Together, the construction and manufacturing sectors are responsible for an estimated 80 per cent of emissions generated by the first use of materials.

Using strategies and technologies that already exist, G7 countries could save up to 170 million tons of carbon emissions from residential homes in 2050.

India could save 270 million tons, and China could save 350 million tons in 2050 in this same sector.

If we look at the full lifecycle of cars, material efficiency strategies could help G7 countries, China and India reduce GHG emissions by up to 450 million tons each in 2050. These reductions can help countries stay within their carbon budget.

Extending the lifetime of products, reusing components, substituting or using less material, and making more intensive use of materials by, for example, ride-sharing, are all strategies that G7 countries could implement today to tackle global warming.

“Climate mitigation efforts have traditionally focused on enhancing energy efficiency and accelerating the transition to renewables. While this is still key, this report shows that material efficiency can also deliver big gains,” UN Environment Executive Director Inger Andersen said.

The IRP finds that the carbon footprint of the production of materials for cars could be cut by up to 70 per cent in G7 countries, and 60 per cent in China and 50 per cent in India in 2050.

The largest emission savings from passenger vehicles come from a change in how people use cars, like car-pooling and car-sharing, and a move away from large SUVs.

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The construction and manufacturing sectors are responsible for an estimated 80 per cent of emissions generated by the first use of materials. Pixabay

The report also shows that greenhouse gas emissions from the production of materials for residential buildings in the G7, China and India could be reduced between 50 and 80 per cent in 2050 with greater material efficiency.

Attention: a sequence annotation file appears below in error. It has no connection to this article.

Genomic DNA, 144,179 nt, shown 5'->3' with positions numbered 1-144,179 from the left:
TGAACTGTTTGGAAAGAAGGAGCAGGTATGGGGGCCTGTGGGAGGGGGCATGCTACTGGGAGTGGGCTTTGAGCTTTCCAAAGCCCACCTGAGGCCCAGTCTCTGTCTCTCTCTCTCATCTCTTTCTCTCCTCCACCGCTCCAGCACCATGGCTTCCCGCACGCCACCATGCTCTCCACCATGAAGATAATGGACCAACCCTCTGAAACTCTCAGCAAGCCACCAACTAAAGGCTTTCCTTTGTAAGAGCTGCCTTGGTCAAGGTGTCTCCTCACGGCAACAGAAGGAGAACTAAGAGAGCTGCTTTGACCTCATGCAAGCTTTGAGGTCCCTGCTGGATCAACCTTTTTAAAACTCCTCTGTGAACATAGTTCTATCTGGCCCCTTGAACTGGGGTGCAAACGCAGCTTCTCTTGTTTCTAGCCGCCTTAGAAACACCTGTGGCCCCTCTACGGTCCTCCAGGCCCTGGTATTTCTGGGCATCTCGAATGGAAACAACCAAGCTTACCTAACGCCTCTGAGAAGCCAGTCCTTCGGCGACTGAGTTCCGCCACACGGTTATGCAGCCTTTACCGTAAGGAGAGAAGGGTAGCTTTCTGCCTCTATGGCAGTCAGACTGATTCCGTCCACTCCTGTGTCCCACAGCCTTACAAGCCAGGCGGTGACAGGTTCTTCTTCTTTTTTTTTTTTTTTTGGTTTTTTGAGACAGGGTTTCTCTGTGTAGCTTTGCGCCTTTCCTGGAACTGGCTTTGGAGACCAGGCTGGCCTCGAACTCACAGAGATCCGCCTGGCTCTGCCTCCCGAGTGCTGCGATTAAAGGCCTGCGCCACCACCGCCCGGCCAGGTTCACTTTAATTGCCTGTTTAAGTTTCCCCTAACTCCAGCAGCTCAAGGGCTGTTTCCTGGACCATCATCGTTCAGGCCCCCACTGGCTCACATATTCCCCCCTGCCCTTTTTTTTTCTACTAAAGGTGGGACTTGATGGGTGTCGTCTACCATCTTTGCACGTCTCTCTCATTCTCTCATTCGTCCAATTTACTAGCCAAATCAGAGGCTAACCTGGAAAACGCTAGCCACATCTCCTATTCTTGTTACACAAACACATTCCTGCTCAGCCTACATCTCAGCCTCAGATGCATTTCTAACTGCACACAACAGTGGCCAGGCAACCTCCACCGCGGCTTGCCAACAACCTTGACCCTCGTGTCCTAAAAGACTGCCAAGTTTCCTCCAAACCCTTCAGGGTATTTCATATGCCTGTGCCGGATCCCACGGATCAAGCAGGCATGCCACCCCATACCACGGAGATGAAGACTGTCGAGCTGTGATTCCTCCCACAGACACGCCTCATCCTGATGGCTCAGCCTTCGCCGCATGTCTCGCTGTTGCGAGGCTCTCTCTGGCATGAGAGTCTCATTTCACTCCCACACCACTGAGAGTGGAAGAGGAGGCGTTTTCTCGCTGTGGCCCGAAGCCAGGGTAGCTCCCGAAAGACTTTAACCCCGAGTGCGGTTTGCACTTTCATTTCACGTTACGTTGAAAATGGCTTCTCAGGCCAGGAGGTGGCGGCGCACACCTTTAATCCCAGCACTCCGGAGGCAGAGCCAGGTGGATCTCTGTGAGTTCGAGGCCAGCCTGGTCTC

The most promising strategies include more intensive use of space e.g. reducing demand for floor space, switching out concrete and masonry for sustainably produced wood, improving recycling, and building lighter homes using less carbon-intensive steel, cement and glass.

Reducing demand for floor space in the G7 by up to 20 per cent could lower greenhouse gas emissions from the production of materials by up to 73 per cent in 2050.

Shared homes, smaller units, and downsizing when children move out lead to these big reductions.

The cuts revealed by the report are on top of emission savings generated by the decarbonisation of electricity supply, the electrification of home energy use, and the shift towards electric and hybrid vehicles.

Many of these emission reductions will only be possible if countries create enabling policy environments and incentives, the report says.

UN Secretary-General Antonio Gutteres wants countries to increase the ambition of their climate targets at the ongoing UN climate change negotiations (COP25) that entered its final stage in this Spanish capital.

Also Read- 86 Fashion Companies Partner with Political Leaders to Deliver Climate Action

The IRP report urges policymakers to integrate material efficiency into their Nationally Determined Contributions (NDCs) to set higher emission reduction targets that will limit the damage from global warming.

Currently, only Japan, India, China, and Turkey mention resource efficiency, resources management, material efficiency, circular economy or consumption side instruments as explicit mitigation measures in their NDCs. (IANS)